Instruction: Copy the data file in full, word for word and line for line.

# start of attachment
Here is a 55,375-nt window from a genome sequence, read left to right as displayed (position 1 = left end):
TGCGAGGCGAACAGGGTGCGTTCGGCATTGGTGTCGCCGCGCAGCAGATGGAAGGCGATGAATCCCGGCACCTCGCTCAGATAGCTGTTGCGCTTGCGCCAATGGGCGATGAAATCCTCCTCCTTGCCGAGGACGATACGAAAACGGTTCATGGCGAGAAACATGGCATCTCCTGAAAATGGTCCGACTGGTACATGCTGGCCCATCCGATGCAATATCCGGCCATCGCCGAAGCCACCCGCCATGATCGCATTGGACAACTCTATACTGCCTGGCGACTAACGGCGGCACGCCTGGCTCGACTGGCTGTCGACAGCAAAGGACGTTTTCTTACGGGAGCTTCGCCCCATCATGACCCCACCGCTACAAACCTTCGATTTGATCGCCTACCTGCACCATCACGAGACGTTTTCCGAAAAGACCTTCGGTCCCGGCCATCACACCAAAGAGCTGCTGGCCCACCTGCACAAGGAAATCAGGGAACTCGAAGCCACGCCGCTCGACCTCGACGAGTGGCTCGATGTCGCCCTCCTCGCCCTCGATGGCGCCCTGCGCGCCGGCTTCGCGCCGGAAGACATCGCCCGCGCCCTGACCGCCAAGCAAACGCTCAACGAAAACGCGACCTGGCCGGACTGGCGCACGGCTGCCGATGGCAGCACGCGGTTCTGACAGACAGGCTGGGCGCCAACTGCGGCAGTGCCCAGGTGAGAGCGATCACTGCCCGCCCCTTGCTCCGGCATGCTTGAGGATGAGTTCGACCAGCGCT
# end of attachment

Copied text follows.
Here is a 55,375-nt window from a genome sequence, read left to right as displayed (position 1 = left end):
TGCGAGGCGAACAGGGTGCGTTCGGCATTGGTGTCGCCGCGCAGCAGATGGAAGGCGATGAATCCCGGCACCTCGCTCAGATAGCTGTTGCGCTTGCGCCAATGGGCGATGAAATCCTCCTCCTTGCCGAGGACGATACGAAAACGGTTCATGGCGAGAAACATGGCATCTCCTGAAAATGGTCCGACTGGTACATGCTGGCCCATCCGATGCAATATCCGGCCATCGCCGAAGCCACCCGCCATGATCGCATTGGACAACTCTATACTGCCTGGCGACTAACGGCGGCACGCCTGGCTCGACTGGCTGTCGACAGCAAAGGACGTTTTCTTACGGGAGCTTCGCCCCATCATGACCCCACCGCTACAAACCTTCGATTTGATCGCCTACCTGCACCATCACGAGACGTTTTCCGAAAAGACCTTCGGTCCCGGCCATCACACCAAAGAGCTGCTGGCCCACCTGCACAAGGAAATCAGGGAACTCGAAGCCACGCCGCTCGACCTCGACGAGTGGCTCGATGTCGCCCTCCTCGCCCTCGATGGCGCCCTGCGCGCCGGCTTCGCGCCGGAAGACATCGCCCGCGCCCTGACCGCCAAGCAAACGCTCAACGAAAACGCGACCTGGCCGGACTGGCGCACGGCTGCCGATGGCAGCACGCGGTTCTGACAGACAGGCTGGGCGCCAACTGCGGCAGTGCCCAGGTGAGAGCGATCACTGCCCGCCCCTTGCTCCGGCATGCTTGAGGATGAGTTCGACCAGCGCT